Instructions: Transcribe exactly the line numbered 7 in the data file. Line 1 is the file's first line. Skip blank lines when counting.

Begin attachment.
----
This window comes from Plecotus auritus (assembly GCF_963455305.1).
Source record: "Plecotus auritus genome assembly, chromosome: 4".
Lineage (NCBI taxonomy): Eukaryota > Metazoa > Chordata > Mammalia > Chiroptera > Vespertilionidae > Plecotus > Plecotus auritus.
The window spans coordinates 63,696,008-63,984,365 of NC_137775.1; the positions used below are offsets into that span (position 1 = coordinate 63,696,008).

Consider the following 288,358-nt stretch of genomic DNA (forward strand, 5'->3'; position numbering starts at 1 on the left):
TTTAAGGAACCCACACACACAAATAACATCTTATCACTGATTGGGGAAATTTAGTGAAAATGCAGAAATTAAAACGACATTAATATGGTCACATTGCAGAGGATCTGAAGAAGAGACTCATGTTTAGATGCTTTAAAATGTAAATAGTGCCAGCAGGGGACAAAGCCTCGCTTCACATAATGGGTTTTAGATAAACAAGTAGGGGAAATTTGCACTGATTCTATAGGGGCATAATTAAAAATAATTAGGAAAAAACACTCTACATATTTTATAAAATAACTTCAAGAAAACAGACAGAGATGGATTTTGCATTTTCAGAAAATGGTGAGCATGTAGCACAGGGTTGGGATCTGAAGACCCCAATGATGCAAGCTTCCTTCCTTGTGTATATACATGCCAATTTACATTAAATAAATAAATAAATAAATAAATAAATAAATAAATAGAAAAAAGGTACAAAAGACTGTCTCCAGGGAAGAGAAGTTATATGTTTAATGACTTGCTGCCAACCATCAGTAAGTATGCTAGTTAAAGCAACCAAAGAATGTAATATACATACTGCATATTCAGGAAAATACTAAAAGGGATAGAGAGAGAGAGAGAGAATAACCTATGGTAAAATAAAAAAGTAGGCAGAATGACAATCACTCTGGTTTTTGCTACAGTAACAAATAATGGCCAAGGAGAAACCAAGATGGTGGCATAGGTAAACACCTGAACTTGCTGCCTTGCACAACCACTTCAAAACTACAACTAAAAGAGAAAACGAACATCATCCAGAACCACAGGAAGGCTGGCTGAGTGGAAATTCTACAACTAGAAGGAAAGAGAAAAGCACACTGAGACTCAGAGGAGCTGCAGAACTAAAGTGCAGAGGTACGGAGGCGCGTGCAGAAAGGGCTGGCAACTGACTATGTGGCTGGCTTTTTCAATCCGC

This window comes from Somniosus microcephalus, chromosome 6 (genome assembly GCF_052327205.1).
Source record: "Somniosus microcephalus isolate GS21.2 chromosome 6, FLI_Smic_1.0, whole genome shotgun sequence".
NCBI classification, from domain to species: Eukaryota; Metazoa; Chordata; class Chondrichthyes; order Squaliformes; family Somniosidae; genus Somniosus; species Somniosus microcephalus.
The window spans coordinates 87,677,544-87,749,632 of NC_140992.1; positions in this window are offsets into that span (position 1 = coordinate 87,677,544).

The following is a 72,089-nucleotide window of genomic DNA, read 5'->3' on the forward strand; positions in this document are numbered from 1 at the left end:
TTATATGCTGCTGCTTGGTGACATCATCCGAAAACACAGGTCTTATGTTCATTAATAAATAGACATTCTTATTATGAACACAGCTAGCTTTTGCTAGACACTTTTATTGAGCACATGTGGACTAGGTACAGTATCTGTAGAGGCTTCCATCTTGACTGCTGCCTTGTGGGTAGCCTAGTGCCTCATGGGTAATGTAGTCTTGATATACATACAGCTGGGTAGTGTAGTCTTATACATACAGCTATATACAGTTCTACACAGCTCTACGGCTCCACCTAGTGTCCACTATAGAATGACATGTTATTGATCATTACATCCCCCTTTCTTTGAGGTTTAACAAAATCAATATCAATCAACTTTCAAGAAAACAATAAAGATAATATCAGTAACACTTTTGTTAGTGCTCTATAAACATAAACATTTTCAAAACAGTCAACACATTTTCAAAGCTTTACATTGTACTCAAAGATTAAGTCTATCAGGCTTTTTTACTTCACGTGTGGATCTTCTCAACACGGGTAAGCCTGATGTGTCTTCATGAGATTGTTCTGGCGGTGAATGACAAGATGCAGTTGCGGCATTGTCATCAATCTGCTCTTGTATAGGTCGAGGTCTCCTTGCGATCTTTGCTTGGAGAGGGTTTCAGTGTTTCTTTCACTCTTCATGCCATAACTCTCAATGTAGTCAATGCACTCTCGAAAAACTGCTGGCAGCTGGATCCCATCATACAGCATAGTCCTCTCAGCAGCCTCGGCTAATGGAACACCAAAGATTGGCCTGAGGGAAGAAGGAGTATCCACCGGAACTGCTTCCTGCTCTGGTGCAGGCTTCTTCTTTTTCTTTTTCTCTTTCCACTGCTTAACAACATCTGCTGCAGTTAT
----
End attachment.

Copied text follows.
This window comes from Somniosus microcephalus, chromosome 6 (genome assembly GCF_052327205.1).